The brief Facebook description says, “Russell Long, Writer.” So, which does he prefer, to be Dr. Russell Long, the writer, or Dr. Russell Long, former president of West Texas A&M?
“Right now, I guess, writer,” Long said. “‘Former college president’ makes it sound like I was over the hill a long time ago.”
Long was president of WT from 1994 to 2005, a time in which WT’s enrollment increased 10 percent, there were $92 million in campus improvements and 18 new academic programs were added. A street — Russell Long Boulevard — borders the north end of campus.
“I took great pleasure in my work at the university,” he said, “and I think I did some pretty good things. Absolutely I made some mistakes too, but that’s the nature of life.”
Ah yes, the nature of life. Different seasons, different chapters of life, the ups and downs of life that are often the consequences of our decisions. In a way, that may account for where Long is now — as a published author.
He has returned a bit to his roots and first love as a long-ago English professor. Combine that with the reflective view afforded in retirement and he completed his first fictional book, “An Unexamined Life,” of which there was the first of several launch parties last Thursday evening.
It was almost a crucible for Long, who began starting on this book about a month after he retired. It took him five months or so to finish the first draft. Let it rest, reworked it. Let it rest some more, reworked it again.
Then about a year ago, he was asked to join a critique group of local authors who would meet once a week to provide feedback on their current work. They would look at 6 to 10 pages of Long’s budding book at each meeting.
“It was incredibly valuable,” Long said. “We read the pages out loud, and then go through and make suggestions, comments and criticisms. It’s a different process when someone reads what you’ve written. Sometimes, I just cringed.”
No need to do that. “An Unexamined Life” is a page-turner. At a crisp 237 pages, I’m about halfway through and only started it Sunday night.
The book traces the life of Neal Landrum, a well-to-do New York executive who gets the jarring news of a terminal illness. He spends his last healthy months retracing his oft-dysfunctional life, taking him to, among other places, the Texas Panhandle, where he grew up in a peculiar family. Through that, he sees his life’s journey for the first time.
No, it’s not autobiographical. Long’s been asked that. But if there is common ground, it’s one man knowing his life will soon end and an author whose professional career has since ended.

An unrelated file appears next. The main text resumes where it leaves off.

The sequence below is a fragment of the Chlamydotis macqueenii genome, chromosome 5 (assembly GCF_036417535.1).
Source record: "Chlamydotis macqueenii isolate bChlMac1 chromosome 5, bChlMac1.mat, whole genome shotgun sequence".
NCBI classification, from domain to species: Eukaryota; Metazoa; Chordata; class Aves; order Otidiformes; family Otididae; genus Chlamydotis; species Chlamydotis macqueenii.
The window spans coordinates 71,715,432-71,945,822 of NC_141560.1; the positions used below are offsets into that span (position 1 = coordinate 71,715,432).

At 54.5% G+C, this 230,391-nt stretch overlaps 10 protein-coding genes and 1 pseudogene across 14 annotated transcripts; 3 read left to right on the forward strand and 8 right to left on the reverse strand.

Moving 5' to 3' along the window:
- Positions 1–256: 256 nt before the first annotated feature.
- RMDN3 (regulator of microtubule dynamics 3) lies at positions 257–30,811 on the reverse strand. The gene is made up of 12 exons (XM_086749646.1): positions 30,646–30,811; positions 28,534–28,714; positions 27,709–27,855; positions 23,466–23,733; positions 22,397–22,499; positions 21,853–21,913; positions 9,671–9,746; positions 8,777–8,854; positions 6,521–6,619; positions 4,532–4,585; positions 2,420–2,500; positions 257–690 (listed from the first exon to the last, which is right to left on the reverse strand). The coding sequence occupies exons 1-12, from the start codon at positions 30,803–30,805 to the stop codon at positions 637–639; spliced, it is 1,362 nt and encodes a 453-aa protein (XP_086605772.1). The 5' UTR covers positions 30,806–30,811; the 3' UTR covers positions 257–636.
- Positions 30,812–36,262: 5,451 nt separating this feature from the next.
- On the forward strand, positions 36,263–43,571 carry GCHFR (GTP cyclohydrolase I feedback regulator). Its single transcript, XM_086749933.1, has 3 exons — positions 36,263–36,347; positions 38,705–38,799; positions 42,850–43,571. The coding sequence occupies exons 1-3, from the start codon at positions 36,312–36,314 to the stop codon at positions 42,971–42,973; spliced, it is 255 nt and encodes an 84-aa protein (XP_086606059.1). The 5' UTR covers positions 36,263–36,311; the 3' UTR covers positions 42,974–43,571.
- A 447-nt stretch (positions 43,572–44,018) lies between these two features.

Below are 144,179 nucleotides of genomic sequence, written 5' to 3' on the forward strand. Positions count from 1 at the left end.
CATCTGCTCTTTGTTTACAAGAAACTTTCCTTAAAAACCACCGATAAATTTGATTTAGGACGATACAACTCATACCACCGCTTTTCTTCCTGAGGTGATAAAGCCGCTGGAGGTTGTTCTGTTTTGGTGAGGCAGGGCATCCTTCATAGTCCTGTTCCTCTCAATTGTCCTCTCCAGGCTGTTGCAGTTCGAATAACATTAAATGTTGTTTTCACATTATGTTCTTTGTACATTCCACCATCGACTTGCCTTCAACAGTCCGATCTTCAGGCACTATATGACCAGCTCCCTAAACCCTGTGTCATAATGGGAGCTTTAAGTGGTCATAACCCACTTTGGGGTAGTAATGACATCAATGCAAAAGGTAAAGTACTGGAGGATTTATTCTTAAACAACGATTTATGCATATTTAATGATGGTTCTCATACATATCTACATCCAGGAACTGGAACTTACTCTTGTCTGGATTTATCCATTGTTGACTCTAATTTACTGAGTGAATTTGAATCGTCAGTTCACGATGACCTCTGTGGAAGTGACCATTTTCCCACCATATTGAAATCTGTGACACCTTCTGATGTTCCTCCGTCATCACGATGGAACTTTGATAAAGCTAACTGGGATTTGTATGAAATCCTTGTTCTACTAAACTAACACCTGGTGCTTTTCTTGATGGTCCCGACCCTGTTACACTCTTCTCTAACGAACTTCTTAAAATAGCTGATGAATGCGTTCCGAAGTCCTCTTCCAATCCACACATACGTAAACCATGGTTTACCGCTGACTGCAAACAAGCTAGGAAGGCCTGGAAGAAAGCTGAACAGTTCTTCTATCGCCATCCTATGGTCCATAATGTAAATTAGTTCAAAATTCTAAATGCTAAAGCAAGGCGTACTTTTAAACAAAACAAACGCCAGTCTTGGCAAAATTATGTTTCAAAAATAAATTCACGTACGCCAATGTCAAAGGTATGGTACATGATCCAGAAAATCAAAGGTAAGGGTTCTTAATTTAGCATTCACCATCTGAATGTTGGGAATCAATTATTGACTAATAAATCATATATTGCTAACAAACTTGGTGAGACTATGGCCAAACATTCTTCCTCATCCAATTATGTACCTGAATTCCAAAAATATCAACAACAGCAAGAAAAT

“I guess anytime a person of a certain age starts to look back on his life, he thinks about decisions he made and the road he might have taken or the road he did,” Long said. “I don’t think that’s uncommon, but it’s not autobiographical in a true sense. It’s totally fictional except for the places.”
Long took numerous career roads after he left Van Horn, his hometown 120 miles southeast of El Paso. He thought he wanted to be an engineer because he saw in construction work they made all the decisions and made the money. Long didn’t like engineering, and switched to what he really liked — English.
He spent an early academic career as an English Lit professor and later as head of the department of English at Tarleton State.
“Teaching is a very creative thing that I enjoyed a great deal,” Long said. “You don’t major in ‘college presidency.’ I never said when I was 30 years old that I wanted to be a college president. For me, it was just one of those things that happens one step at a time.”
If there is a message to “An Unexamined Life,” Long said, it’s that it’s easier to react to life than to act on life.
“It’s to take the path not necessarily of least resistance,” he said, “but to take what we think is the right path at the time.”
Long actually has a couple more books that he’s more or less finished. One is a sequel, and he’s still trying to improve the first one. In the meantime, he’s said goodbye to Neal Landrum, old girlfriend Joan, his brother Joe and a few others.
“You get to the point where these fictional characters become real to you,” Long said, “and you start to dream about them, It’s an odd kind of thing.
“I knew when I decided Neal had a year to live that I pretty well took care of the ending in one way, but what the circumstances would be to get there I had no idea when I started.”
Jon Mark Beilue is an AGN Media columnist. He can be reached at firstname.lastname@example.org or 806-345-3318. Twitter: @jonmarkbeilue.